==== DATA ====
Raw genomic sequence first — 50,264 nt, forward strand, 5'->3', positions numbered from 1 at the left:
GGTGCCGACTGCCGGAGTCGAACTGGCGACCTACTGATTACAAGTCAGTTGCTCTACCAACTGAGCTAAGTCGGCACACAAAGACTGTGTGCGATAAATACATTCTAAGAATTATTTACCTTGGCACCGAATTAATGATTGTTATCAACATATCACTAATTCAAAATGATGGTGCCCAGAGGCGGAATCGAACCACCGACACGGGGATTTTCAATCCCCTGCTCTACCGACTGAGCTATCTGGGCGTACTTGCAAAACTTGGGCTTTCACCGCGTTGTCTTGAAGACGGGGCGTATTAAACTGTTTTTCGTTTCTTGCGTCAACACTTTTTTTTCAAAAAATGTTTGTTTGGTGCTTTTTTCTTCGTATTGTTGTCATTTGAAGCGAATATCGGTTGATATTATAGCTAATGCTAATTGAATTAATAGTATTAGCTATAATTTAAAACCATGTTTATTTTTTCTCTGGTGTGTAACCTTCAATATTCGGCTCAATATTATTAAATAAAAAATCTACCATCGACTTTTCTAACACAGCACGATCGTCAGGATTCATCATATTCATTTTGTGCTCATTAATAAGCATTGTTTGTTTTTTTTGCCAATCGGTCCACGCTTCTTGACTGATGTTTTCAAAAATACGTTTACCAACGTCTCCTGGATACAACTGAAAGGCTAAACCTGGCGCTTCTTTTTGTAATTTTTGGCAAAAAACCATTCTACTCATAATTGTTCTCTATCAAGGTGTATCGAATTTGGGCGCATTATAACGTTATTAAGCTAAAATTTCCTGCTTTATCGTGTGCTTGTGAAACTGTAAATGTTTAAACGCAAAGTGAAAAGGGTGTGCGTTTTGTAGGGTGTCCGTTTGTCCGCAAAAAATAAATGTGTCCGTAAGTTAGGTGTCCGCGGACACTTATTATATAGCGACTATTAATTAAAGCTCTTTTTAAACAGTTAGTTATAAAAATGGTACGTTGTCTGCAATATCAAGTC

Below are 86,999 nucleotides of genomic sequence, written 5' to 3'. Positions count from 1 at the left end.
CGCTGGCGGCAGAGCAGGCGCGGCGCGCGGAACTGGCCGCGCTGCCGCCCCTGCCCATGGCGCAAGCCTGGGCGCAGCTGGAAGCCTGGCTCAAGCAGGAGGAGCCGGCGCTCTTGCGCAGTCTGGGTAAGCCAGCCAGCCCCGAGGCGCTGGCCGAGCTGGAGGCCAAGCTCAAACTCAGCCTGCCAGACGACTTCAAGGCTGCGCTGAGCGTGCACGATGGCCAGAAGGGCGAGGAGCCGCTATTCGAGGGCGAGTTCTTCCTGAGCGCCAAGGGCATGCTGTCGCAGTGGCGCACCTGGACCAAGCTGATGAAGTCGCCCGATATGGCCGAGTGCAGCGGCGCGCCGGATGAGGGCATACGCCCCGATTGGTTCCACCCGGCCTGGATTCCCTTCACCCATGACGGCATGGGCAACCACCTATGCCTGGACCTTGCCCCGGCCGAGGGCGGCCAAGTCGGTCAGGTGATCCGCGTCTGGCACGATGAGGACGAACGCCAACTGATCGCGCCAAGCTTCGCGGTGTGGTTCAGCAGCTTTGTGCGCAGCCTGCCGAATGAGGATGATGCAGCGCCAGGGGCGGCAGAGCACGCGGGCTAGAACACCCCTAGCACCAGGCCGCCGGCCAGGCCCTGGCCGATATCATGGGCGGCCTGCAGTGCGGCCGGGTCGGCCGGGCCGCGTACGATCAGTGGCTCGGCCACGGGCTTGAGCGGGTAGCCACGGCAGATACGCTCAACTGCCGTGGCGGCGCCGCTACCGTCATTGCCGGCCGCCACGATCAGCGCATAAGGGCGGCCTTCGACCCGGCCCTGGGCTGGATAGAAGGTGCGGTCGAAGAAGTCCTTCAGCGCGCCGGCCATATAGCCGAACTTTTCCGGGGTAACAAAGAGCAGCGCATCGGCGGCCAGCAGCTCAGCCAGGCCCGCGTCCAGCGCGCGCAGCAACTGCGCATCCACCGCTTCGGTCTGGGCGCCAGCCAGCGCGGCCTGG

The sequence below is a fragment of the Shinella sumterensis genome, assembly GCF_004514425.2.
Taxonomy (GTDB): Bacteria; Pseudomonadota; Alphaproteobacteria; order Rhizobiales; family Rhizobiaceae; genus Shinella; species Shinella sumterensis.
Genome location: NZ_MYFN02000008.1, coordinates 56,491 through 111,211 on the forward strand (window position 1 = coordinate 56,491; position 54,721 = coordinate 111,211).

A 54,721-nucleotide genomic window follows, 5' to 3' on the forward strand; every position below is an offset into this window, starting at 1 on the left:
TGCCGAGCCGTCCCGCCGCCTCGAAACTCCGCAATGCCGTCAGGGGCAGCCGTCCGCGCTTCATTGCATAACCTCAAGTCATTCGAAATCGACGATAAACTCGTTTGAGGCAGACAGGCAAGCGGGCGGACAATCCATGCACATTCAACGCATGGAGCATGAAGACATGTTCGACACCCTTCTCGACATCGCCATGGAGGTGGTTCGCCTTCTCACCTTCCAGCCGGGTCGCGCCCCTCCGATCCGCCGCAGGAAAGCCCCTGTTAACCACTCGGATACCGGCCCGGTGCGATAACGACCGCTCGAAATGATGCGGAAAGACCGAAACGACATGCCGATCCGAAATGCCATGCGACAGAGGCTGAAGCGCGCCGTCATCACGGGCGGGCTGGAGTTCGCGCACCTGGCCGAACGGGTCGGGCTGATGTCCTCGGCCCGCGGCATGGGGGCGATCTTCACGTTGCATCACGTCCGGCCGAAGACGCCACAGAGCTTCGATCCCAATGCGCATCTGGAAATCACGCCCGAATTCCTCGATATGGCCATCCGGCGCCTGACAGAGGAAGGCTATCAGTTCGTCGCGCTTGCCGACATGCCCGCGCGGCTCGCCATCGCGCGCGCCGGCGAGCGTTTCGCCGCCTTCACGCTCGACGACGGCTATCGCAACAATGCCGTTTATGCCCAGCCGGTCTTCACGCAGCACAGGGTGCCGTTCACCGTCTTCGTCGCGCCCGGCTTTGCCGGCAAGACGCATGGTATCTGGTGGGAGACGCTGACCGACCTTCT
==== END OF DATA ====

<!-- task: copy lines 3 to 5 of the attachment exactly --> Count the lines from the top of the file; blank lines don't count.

Below are 86,999 nucleotides of genomic sequence, written 5' to 3'. Positions count from 1 at the left end.
CGCTGGCGGCAGAGCAGGCGCGGCGCGCGGAACTGGCCGCGCTGCCGCCCCTGCCCATGGCGCAAGCCTGGGCGCAGCTGGAAGCCTGGCTCAAGCAGGAGGAGCCGGCGCTCTTGCGCAGTCTGGGTAAGCCAGCCAGCCCCGAGGCGCTGGCCGAGCTGGAGGCCAAGCTCAAACTCAGCCTGCCAGACGACTTCAAGGCTGCGCTGAGCGTGCACGATGGCCAGAAGGGCGAGGAGCCGCTATTCGAGGGCGAGTTCTTCCTGAGCGCCAAGGGCATGCTGTCGCAGTGGCGCACCTGGACCAAGCTGATGAAGTCGCCCGATATGGCCGAGTGCAGCGGCGCGCCGGATGAGGGCATACGCCCCGATTGGTTCCACCCGGCCTGGATTCCCTTCACCCATGACGGCATGGGCAACCACCTATGCCTGGACCTTGCCCCGGCCGAGGGCGGCCAAGTCGGTCAGGTGATCCGCGTCTGGCACGATGAGGACGAACGCCAACTGATCGCGCCAAGCTTCGCGGTGTGGTTCAGCAGCTTTGTGCGCAGCCTGCCGAATGAGGATGATGCAGCGCCAGGGGCGGCAGAGCACGCGGGCTAGAACACCCCTAGCACCAGGCCGCCGGCCAGGCCCTGGCCGATATCATGGGCGGCCTGCAGTGCGGCCGGGTCGGCCGGGCCGCGTACGATCAGTGGCTCGGCCACGGGCTTGAGCGGGTAGCCACGGCAGATACGCTCAACTGCCGTGGCGGCGCCGCTACCGTCATTGCCGGCCGCCACGATCAGCGCATAAGGGCGGCCTTCGACCCGGCCCTGGGCTGGATAGAAGGTGCGGTCGAAGAAGTCCTTCAGCGCGCCGGCCATATAGCCGAACTTTTCCGGGGTAACAAAGAGCAGCGCATCGGCGGCCAGCAGCTCAGCCAGGCCCGCGTCCAGCGCGCGCAGCAACTGCGCATCCACCGCTTCGGTCTGGGCGCCAGCCAGCGCGGCCTGG

The sequence below is a fragment of the Shinella sumterensis genome, assembly GCF_004514425.2.